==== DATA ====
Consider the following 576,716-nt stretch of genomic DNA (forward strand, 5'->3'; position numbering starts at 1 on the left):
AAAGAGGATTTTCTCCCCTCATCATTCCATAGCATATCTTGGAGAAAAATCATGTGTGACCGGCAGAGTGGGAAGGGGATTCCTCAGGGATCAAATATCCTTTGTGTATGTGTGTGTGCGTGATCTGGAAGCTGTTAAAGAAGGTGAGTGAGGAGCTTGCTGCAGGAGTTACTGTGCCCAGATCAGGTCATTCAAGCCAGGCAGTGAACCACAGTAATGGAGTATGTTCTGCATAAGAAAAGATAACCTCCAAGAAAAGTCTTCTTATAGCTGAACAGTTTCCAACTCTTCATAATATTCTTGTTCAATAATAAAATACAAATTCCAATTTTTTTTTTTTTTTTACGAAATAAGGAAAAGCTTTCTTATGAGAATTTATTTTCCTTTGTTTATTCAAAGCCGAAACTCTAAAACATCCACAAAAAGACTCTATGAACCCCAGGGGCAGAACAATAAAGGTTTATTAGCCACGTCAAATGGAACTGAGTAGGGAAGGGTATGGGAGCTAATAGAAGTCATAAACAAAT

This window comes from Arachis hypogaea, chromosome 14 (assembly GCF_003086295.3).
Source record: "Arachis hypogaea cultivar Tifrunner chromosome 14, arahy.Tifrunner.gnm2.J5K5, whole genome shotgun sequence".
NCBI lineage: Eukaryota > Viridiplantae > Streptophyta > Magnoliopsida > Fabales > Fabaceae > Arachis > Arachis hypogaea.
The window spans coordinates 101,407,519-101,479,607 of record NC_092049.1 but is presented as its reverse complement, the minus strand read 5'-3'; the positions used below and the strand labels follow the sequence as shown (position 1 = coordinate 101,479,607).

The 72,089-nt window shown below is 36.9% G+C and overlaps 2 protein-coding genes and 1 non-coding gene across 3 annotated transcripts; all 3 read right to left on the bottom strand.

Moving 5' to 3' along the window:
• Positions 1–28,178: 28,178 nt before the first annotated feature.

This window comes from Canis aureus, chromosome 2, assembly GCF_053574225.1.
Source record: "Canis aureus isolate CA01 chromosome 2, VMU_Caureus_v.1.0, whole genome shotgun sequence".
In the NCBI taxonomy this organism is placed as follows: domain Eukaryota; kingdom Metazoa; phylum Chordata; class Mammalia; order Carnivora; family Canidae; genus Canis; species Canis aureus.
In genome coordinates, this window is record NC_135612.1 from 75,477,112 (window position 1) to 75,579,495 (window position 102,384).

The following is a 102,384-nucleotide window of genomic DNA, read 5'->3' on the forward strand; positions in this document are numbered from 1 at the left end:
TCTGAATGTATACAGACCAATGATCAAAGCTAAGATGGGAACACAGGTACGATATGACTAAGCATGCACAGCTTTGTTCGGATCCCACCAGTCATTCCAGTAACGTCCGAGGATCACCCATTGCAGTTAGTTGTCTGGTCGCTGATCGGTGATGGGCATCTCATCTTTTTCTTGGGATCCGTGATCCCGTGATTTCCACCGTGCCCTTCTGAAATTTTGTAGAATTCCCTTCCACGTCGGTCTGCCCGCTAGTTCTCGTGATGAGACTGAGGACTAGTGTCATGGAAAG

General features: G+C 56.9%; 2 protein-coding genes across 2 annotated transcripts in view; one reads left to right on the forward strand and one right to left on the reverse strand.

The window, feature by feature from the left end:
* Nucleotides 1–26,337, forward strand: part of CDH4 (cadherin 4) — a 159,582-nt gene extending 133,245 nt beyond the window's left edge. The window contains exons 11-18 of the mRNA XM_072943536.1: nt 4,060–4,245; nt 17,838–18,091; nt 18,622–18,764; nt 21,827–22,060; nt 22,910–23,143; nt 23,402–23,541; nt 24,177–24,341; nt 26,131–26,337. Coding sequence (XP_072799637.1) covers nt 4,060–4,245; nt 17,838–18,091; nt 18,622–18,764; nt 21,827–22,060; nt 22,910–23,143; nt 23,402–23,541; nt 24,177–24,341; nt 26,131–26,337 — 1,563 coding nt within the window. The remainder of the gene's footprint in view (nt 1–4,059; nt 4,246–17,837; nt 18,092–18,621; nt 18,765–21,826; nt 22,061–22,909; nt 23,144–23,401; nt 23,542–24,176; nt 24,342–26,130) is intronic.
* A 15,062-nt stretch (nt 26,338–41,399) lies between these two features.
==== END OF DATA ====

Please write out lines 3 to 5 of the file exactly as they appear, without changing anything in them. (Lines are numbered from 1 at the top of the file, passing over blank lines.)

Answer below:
This window comes from Arachis hypogaea, chromosome 14 (assembly GCF_003086295.3).
Source record: "Arachis hypogaea cultivar Tifrunner chromosome 14, arahy.Tifrunner.gnm2.J5K5, whole genome shotgun sequence".
NCBI lineage: Eukaryota > Viridiplantae > Streptophyta > Magnoliopsida > Fabales > Fabaceae > Arachis > Arachis hypogaea.